Can you give us a short introduction about yourself and your background?
I’m an Associate Professor in Communication Studies and Computer Science at Northwestern University. There I direct the Computational Journalism Lab as well as the Technology and Social Behavior PhD Program. Although my PhD is in Computer Science, with a focus on Human-Computer Interaction, I’m quite interdisciplinary in my work. Over the years I’ve worked in Information Studies, Journalism, and now Communication Studies departments, but have always had an eye out for how computation is creating new opportunities and changes in adjacent information disciplines. Much of my research now is on computational journalism including aspects of automation and algorithms in news production, algorithmic accountability and transparency, and social media in news contexts.
Do you think that automating the news is the future? What do you think about the challenges (ethical, social and economic) that our society are facing because of algorithm in the media industry?
In my book “Automating the News: How Algorithms are Rewriting the Media” I argue that automation has some clear advantages for speed, scope, scale, and personalization in news media. But I also argue that algorithms, automation, and AI need to be tightly coupled to expert humans with editorial expertise to create hybrid systems that leverage complementary human capabilities. The end goal should be to enhance the quality of news media and increase benefits to society by bringing algorithms and people together in smart ways. One of the challenges here is in how to design these kinds of hybrid systems such that they embody important journalistic values and commitments to accuracy and public service. Ethical issues are important to keep front-of-mind when deploying algorithms in the media, whether that’s in how to integrate evidence from an uncertain machine learning system, how to label automation so that end-users are aware of its use, or checking the bias of training datasets and model outputs so that those models don’t perpetuate biases or shape news media in unproductive ways. Designing appropriate ethical values into algorithmic media is essential to their responsible adoption by industry.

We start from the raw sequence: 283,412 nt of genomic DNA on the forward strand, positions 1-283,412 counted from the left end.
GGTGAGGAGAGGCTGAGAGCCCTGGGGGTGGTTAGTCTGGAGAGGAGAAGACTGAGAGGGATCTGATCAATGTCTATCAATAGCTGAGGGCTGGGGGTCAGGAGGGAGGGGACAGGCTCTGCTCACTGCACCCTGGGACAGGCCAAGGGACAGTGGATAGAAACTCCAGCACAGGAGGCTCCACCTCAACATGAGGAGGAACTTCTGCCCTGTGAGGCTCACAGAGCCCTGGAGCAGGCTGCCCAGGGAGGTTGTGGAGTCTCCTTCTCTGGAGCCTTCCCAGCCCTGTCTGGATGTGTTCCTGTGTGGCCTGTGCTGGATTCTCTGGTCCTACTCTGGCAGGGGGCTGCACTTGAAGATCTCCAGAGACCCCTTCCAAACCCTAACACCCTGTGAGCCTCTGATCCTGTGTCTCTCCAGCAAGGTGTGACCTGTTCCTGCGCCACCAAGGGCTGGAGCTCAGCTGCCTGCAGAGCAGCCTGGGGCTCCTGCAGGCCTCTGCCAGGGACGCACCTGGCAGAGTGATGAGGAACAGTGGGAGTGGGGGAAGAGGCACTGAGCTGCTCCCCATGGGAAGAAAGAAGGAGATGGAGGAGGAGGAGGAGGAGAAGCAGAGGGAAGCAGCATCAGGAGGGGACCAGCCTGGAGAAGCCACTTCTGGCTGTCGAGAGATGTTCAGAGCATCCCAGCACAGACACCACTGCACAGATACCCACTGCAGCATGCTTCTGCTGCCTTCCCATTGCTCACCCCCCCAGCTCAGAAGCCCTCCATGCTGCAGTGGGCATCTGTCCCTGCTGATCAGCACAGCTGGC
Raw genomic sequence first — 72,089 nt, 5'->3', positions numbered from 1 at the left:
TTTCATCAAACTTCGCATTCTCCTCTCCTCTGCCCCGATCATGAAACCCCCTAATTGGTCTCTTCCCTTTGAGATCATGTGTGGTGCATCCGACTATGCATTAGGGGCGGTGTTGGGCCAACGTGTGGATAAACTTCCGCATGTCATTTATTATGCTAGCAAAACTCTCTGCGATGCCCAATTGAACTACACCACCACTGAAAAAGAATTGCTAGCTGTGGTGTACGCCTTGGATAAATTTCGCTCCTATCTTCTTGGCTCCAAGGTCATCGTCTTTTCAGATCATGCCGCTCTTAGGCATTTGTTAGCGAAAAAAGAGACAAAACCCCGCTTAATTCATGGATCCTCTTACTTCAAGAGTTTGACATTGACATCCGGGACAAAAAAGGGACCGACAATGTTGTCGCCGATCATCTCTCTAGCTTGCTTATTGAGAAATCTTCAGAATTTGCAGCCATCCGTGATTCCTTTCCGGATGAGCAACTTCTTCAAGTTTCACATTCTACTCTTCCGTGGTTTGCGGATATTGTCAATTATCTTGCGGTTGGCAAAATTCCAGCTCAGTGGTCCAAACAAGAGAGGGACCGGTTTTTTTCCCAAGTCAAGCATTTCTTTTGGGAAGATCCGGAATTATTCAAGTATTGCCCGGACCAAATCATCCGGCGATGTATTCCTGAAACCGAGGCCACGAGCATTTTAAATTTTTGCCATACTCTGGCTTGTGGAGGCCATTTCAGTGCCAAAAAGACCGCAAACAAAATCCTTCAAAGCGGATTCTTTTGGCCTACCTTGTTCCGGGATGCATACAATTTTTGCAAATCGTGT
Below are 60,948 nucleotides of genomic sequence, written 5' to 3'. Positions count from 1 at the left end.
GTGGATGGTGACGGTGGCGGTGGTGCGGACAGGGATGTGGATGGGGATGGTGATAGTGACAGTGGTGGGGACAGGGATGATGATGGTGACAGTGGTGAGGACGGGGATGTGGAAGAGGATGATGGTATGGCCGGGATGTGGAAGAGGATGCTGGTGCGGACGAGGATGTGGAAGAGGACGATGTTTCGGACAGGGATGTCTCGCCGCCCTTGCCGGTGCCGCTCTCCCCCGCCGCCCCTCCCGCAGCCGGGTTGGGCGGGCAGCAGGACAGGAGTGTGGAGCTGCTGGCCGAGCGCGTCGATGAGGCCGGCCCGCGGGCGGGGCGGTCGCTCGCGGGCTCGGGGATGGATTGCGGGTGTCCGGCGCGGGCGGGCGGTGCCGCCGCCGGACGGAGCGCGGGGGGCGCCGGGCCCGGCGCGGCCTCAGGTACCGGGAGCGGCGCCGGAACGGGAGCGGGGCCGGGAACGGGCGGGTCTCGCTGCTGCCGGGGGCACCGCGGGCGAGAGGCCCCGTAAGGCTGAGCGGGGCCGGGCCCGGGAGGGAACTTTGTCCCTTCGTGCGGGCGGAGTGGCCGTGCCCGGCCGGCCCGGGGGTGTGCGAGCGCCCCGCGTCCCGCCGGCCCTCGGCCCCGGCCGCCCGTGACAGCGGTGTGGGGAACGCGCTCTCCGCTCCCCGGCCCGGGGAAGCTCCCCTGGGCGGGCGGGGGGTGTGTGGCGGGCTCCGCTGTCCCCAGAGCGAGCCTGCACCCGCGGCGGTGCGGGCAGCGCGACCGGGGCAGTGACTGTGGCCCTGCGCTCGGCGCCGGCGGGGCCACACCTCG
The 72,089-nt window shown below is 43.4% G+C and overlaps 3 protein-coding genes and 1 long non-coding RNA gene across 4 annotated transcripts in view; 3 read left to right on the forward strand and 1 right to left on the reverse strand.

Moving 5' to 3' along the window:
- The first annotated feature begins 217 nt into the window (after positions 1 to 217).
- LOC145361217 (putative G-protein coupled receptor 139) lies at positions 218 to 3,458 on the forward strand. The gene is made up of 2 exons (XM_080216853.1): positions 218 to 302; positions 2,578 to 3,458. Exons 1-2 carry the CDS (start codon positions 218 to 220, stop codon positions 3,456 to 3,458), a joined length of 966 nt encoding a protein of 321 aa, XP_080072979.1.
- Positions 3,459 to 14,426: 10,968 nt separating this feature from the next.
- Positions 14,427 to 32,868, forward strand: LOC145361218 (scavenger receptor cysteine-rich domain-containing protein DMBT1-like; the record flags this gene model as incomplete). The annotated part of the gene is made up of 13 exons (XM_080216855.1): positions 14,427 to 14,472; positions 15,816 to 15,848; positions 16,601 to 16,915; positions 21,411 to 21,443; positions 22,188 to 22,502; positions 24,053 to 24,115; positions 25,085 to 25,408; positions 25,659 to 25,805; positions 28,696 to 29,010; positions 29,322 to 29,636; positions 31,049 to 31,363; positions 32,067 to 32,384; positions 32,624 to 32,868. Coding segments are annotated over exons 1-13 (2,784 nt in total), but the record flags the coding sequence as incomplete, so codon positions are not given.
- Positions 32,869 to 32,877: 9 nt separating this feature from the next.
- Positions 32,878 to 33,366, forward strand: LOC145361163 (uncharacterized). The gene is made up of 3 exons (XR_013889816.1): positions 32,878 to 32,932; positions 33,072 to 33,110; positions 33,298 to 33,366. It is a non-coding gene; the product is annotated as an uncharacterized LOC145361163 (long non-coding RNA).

How your work with MediaFutures started? What are your future plans at
I’m grateful for the opportunity to participate in MediaFutures via my affiliation with the University of Bergen, Department of Information and Media Studies, where I am Associate Professor II. I will collaborate with my colleagues on, among other things, the question of how algorithms and AI in media systems create ethical issues related to bias and representation. I am also curious to explore the role of algorithmic prediction in news media and what it means for how news is produced by journalists, and understood by the audience. I am also keen to work with other MediaFutures researchers and partners on questions of design, including how to practice value-sensitive design for AI-driven media, and how to evaluate designed hybrid AI media systems across a range of use-contexts using simulations.